Irish ISP’s Agreement with Music Industry Favored by CourtAdded: Wednesday, July 4th, 2012
Category: Bit Torrent Freedom > The Industries Of Records, Gaming, Software, Movies
Tags:ET, p2p, Torrent, Piracy, Peer To Peer, Network, Hackers, Internet, BitTorrent, Google, utorrent, bitcomet, extratorrent, 2010, www.extrattorrent.com
Four record labels (Warner Music, EMI Records, Universal Music and Sony Music, all based in Ireland) claimed a victory over the Irish Internet service provider Eircom after the court ruled to reject a notice issued by the Data Protection Commissioner.
The record labels challenged Data Protection Commissioner’s notice, which was filed late last year, and finally won this battle. The established agreement between the music industry and Eircom says that a “three-strikes” regime has to be enforced on the Eircom’s customers.
If a subscriber fails to comply after 3 notifications, their Internet account will be suspended for a week, but after 4 warnings the infringer can lose their access to the web permanently. Data Protection Commissioner claimed that the notice was aimed at stopping the information protection and privacy legislation breaches. On the other side, the record labels said the notice would meddle with their agreement.
The court decided that the notice was invalid because it brought no further reasons for it to be applied. In addition, the reasons also involved a misconstruction of the relevant legislation. Finally, the notice was regarded as an excess of power and irrationality, as the record labels claimed in the proceedings. The High Court agreed with the music industry, saying that the notice was unlawful. The DTC denied the claims.
The notice in question was filed after the Data Protection Commissioner followed on a complaint from an Eircom customer who got a warning. According to the settlement, the record labels had to provide Eircom with IP addresses of its subscribers suspected of unauthorized downloading. In response, the Data Protection Commissioner reminded that the European Court of Justice has already ruled that the protocol was illegal under EU laws.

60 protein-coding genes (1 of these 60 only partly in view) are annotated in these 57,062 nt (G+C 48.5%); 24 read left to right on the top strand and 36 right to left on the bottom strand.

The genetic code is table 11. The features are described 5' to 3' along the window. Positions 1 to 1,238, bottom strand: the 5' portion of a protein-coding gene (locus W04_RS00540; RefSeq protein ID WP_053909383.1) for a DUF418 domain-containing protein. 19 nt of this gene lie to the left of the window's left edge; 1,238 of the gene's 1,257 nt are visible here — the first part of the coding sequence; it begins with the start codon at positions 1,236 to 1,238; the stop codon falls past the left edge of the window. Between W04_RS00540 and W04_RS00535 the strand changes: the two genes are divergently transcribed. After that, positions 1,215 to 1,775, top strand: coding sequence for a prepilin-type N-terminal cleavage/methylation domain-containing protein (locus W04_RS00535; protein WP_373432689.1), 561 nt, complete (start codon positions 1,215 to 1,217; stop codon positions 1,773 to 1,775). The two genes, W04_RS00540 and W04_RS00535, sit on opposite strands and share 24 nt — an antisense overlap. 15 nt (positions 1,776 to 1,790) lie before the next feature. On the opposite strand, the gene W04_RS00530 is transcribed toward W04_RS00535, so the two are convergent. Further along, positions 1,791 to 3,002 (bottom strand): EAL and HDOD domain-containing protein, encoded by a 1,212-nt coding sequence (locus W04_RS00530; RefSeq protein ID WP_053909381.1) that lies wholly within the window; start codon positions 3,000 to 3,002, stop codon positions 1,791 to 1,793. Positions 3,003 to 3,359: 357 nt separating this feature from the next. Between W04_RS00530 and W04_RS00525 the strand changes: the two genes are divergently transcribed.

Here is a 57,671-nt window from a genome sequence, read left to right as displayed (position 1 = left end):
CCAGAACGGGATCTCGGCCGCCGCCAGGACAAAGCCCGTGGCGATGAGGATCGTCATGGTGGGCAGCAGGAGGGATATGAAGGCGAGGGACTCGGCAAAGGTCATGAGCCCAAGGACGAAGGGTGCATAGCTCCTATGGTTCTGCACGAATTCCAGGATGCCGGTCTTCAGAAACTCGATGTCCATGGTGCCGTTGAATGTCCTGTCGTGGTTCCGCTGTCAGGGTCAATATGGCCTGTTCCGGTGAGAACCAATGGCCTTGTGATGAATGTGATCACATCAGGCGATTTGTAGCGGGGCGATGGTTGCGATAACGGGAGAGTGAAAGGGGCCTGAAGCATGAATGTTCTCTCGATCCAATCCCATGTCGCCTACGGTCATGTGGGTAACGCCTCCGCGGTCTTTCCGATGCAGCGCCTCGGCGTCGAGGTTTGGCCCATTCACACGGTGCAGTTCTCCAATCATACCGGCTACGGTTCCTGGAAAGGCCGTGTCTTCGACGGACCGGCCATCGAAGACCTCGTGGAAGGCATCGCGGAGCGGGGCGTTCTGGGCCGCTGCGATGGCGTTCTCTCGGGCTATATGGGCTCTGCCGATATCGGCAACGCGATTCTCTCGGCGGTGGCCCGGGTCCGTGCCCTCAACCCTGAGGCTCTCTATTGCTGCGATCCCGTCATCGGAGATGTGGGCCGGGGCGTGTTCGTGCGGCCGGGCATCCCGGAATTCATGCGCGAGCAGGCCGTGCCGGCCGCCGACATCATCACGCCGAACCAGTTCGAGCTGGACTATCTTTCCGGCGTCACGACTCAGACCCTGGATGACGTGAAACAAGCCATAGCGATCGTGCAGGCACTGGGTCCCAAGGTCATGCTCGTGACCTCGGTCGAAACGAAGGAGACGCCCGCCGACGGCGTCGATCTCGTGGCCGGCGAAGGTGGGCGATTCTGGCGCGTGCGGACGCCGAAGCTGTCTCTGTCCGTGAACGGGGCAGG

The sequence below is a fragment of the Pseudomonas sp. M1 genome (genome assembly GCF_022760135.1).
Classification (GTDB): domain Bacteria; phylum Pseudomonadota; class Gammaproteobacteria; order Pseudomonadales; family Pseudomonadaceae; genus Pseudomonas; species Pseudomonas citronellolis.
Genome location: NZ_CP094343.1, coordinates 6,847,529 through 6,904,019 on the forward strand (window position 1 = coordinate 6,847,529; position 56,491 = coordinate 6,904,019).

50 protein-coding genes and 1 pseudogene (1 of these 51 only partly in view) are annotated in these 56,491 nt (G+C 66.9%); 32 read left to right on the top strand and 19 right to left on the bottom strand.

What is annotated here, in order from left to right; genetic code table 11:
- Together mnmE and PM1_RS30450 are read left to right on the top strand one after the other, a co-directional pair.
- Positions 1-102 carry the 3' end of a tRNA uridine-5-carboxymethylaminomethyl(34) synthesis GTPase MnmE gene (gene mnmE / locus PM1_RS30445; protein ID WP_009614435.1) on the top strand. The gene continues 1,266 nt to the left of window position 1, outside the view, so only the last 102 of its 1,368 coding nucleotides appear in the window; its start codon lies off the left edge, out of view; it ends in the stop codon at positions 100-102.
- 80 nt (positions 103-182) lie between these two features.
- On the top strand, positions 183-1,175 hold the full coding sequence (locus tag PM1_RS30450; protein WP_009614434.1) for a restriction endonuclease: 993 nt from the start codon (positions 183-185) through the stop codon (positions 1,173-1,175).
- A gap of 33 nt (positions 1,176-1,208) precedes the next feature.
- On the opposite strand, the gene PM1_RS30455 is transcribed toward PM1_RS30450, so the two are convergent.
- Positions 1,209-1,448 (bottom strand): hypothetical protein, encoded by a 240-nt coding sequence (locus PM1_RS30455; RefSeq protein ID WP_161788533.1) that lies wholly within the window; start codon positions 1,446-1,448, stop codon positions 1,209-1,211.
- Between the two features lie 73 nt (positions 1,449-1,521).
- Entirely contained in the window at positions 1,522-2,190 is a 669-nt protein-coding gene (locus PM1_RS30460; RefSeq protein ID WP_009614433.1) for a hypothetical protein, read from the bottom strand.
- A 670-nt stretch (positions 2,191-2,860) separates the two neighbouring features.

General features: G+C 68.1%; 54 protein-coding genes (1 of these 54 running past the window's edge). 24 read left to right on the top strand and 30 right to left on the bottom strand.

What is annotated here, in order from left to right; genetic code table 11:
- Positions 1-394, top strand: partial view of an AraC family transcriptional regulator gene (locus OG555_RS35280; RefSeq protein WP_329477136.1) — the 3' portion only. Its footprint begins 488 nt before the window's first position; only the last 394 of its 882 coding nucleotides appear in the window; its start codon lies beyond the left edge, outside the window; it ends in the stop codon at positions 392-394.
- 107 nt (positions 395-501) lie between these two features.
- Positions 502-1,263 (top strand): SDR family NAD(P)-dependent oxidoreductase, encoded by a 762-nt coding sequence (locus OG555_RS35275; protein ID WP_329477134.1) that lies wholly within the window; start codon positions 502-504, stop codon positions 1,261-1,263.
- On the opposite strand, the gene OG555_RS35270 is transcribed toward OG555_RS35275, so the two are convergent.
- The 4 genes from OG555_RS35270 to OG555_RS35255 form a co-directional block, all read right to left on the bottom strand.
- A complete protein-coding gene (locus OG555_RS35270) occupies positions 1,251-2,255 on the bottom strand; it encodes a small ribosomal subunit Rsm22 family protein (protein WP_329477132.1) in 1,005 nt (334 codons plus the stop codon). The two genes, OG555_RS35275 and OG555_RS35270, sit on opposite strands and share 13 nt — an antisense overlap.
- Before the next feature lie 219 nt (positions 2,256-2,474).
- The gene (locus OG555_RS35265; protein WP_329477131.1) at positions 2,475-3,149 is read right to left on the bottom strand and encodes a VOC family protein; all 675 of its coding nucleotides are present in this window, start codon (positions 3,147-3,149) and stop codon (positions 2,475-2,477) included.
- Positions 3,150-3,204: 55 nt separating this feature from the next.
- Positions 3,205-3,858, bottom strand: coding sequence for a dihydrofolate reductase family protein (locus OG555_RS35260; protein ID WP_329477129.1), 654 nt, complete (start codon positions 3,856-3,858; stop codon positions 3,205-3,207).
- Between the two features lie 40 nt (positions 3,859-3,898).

July 4th,2012Posted by:
Wednesday, July 4th, 2012
|posted by (2012-07-05 13:28:33)|
|Want free Eircom, google 'Eircom Thinger'.|
The Irish government/courts are any big corporations bitch.
|Human Rights prevent depriving anyone of Internet Access even temporarily unless they have been convicted of very serious pedophile offences online.|
So I suggest Warner Music, EMI Records, Universal Music and Sony Music stuff that one right somewhere . . . very painful!!
If any court in the EU were to rule stopping internet access because of purported or actual online pirating of 'copyright' material, it would VERY quickly be overturned by the European Justice System, to maintain Human Rights. It is also certain that if such a case were to arise, damages and costs would be awarded to the victims of blocked internet, and fines of MILLIONS OF EUROS would be set against the aggravating parties, ie said record companies, or cohorting Governments.
So this is just YET another COMPLETELY IDLE threat by the record industry.
|posted by (2012-07-05 21:11:32)|
|eircom probably didn't even try fight them and just bent over backwards for them again like they did when they blocked pirate bay theres a reason why there the worst isp in this country|
|posted by (2012-07-07 22:30:33)|
|yeah bent over backwards like the goverment who are told what to do.||
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